Drinking water tank leaking

Once you have solved one problem, the next one will appear to be working.

With reference to an earlier article in this series “How to sink a boat” this phenomenon appears to be caused by a leaking drinking water tank. While sailing with some waves a bottle fell over which was standing on the kitchen floor, I picked it up and saw the water sloshing between a crack in the floor, this shouldn’t be happening. A boat should have water on the outside and not loose on the inside. So after convincing myself that the water was not rising, I sailed on and anchored.

There appears to be a lot of water underneath again (see news article “How to sink a boat”). first test salty or sweet. It didn’t taste salty, so just to be on the safe side, we took seawater and yes, that was salty, clearly different. Ok drinking water. I could not find anything where that water came from anyway. After I emptied it, I still heard dripping at the bottom. I waited a while and yes, there was water underneath again and the dripping went on and on.

My water tank is a 315 ltr. Stainless steel tank, the previous owner cut a large hole in the top of the old tank, in which he lowered a special made-to-measure stainless steel tank, which lies tightly between the rebates and was fixed with a clasp of wood. Because this method was completely sealed off you can’t look under or in between, but there are no connections at the bottom, they are only on top. I suspect that because of the heavy seaway I have had, the tank started to shuffle and slide (one of the lips even broke off and had to keep it in place) which may have caused a hole or hole somewhere. It is no longer dripping and there is still water coming out of the tap, there won’t be much water in it anymore but how much is the question and so don’t fill it up further than the “hole” but how much. Just to be sure I bought a 15 ltr jerrycan today and filled it with water, I now have to wait until the tank is empty to know how much is left in it (only what is measured is what is going out, so you can’t read the level on a meter).

The tank will have to be removed, the teak dining area will have to be partly removed and experience has shown that this does not make it any better. I cannot, of course, do this along the way. Here is the process of renovation.

Renovation and restoration of old water tank

I started this job in the winter of 2016. The original water tank is an integral part of the hull, which was closed at the top. I removed the stainless steel tank that lay in the sawn hole. Then I made a steel plate of 5 mm to close that hole. This plate was welded by a professional welder. I made a manhole in this large cover plate. The part of the original water tank also had a manhole, but I couldn’t open it because the large mast, which was put on it later on, rested on a corner of it. But I had already cut a hole in it while filling up the water. See news report “How do you sink a ship?” So that becomes a manhole in a manhole. I had a flange made for this purpose, so I could close this hole with a lid. So now I again have a very large water tank with two accessible manholes.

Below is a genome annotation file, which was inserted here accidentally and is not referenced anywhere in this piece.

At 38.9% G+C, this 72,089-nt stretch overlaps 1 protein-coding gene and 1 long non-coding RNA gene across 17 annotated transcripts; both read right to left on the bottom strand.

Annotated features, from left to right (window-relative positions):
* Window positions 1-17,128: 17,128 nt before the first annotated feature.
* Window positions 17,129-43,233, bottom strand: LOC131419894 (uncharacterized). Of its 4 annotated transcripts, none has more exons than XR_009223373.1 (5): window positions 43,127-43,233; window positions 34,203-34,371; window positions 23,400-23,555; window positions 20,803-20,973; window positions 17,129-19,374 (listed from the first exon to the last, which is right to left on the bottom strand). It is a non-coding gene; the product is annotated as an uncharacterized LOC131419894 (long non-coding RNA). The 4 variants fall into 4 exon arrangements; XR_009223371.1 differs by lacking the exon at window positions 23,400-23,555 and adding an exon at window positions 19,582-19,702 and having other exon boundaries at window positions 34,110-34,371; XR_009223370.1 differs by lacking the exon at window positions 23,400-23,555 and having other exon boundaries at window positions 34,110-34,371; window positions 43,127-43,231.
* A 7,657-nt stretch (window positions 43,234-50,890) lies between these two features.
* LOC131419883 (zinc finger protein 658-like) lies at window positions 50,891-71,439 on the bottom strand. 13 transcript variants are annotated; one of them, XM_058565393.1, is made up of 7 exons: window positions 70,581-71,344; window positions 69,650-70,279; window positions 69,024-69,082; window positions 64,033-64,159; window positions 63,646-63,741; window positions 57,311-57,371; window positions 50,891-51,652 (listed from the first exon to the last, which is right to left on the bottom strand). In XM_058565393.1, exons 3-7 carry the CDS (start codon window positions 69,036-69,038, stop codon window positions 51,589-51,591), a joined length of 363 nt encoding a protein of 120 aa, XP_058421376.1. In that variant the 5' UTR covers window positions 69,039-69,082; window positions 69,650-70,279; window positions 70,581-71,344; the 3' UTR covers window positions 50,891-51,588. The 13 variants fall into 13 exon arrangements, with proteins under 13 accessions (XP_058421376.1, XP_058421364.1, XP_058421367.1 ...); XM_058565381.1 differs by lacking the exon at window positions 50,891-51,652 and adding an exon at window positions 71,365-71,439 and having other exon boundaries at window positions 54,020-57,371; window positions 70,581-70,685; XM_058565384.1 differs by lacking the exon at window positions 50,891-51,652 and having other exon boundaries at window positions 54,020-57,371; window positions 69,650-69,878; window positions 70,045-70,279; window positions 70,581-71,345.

Old stainless steel tank out
inner hull rear part
Front part tank with mast base and new hole

The walls of the tank, which is actually the inside of the hull, are sanded clean by me and then cemented. This is a process that was often used in the past. A bag of cement from the Gamma for EUR 5.-, according to specifications, is sufficient for this. A bucket and dustpan are the tools. The mortar is made to buttermilk thickness and spread over the inside walls of the tank to allow it to dry, so do not heat it up too quickly. After a day or two, apply a second coat and you are done. The cement burns into the steel and forms a solid layer. It kills bacteria and is therefore extremely suitable for drinking water. Rinse the tank a few times before use. In this new tank I have installed a bilge pump with its own panel, so that I can dispose of my drinking water tank, which now contains 850 litres, at all times via the regular water outlet. This if the water is in there for too long. But with my use of permanent living on my boat, washing machine and shower I won’t need that often. The only disadvantage of this tank is that the water temperature is almost equal to the outside water temperature. Hence also the bilge pump.

New steel plate made which runs under the dining area
The steel sheet temporary lined up with magnets
The welder at work to weld in the plate
Connections and bilge pump
Freshly cemented tank wall
The case is closed again and can be tested

Above is the order of processing. When filling the tank I had some small leakage on the flanges, but after tightening bolts ok. Now I don’t have to go to the side for drinking water and because of the generator I always have power, so to the side only for fresh fruit and vegetables.

Print Friendly, PDF & Email

Peter Mantel

Retired from aviation. Adventures with the Asmara. I sail with my two-masted cutter from the North Sea to the Baltic Sea.

Leave a Reply

Your email address will not be published. Required fields are marked *

This site uses Akismet to reduce spam. Learn how your comment data is processed.